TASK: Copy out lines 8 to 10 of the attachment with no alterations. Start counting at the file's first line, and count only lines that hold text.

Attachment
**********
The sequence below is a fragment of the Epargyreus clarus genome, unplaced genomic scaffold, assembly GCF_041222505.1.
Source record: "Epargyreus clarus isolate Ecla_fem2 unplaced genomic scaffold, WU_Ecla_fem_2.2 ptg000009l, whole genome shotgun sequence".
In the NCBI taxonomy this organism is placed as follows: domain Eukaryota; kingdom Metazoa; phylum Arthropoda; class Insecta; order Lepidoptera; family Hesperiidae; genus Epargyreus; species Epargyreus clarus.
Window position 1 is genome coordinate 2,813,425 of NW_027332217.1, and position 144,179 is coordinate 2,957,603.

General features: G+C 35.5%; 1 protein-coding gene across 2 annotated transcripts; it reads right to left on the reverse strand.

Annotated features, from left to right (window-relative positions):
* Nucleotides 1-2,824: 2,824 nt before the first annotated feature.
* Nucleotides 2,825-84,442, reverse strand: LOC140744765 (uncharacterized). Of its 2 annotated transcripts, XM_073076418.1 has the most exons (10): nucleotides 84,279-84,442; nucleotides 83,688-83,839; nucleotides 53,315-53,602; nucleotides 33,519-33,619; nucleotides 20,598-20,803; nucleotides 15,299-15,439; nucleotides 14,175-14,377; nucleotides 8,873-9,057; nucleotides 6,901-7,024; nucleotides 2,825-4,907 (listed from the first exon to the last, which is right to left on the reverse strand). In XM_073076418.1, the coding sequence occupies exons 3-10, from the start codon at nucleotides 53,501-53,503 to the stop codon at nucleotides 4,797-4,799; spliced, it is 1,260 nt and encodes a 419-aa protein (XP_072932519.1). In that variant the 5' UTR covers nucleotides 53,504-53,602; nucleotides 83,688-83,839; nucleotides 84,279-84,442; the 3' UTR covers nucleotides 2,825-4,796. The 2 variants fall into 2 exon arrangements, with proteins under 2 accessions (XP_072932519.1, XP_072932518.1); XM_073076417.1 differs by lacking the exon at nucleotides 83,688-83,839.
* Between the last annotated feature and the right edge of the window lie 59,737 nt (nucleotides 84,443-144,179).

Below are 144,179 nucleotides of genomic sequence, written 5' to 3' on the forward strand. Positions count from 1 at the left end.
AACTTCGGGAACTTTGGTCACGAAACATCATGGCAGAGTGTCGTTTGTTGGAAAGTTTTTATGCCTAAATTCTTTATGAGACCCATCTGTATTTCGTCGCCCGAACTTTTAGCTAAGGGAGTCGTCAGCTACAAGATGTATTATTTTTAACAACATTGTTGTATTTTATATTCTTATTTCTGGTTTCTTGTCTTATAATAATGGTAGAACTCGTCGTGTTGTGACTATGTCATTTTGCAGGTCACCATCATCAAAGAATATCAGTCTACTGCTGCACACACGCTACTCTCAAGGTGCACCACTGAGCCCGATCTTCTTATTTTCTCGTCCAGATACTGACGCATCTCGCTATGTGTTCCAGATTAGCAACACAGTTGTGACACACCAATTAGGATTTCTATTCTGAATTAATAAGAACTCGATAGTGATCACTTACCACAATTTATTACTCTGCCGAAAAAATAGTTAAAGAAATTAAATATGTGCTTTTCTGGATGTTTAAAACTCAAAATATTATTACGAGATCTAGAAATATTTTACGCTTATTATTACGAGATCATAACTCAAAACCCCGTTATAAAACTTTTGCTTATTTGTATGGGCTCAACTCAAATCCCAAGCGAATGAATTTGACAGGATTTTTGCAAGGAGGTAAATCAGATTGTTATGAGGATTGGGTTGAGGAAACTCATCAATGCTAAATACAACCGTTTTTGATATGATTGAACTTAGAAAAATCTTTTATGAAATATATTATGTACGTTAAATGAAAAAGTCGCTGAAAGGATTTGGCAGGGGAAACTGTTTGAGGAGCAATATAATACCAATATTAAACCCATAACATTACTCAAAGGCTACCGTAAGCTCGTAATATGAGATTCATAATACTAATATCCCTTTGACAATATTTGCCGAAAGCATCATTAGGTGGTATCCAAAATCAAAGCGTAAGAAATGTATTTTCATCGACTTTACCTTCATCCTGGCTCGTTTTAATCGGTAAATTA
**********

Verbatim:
* Nucleotides 2,825-84,442, reverse strand: LOC140744765 (uncharacterized). Of its 2 annotated transcripts, XM_073076418.1 has the most exons (10): nucleotides 84,279-84,442; nucleotides 83,688-83,839; nucleotides 53,315-53,602; nucleotides 33,519-33,619; nucleotides 20,598-20,803; nucleotides 15,299-15,439; nucleotides 14,175-14,377; nucleotides 8,873-9,057; nucleotides 6,901-7,024; nucleotides 2,825-4,907 (listed from the first exon to the last, which is right to left on the reverse strand). In XM_073076418.1, the coding sequence occupies exons 3-10, from the start codon at nucleotides 53,501-53,503 to the stop codon at nucleotides 4,797-4,799; spliced, it is 1,260 nt and encodes a 419-aa protein (XP_072932519.1). In that variant the 5' UTR covers nucleotides 53,504-53,602; nucleotides 83,688-83,839; nucleotides 84,279-84,442; the 3' UTR covers nucleotides 2,825-4,796. The 2 variants fall into 2 exon arrangements, with proteins under 2 accessions (XP_072932519.1, XP_072932518.1); XM_073076417.1 differs by lacking the exon at nucleotides 83,688-83,839.
* Between the last annotated feature and the right edge of the window lie 59,737 nt (nucleotides 84,443-144,179).

Below are 144,179 nucleotides of genomic sequence, written 5' to 3' on the forward strand. Positions count from 1 at the left end.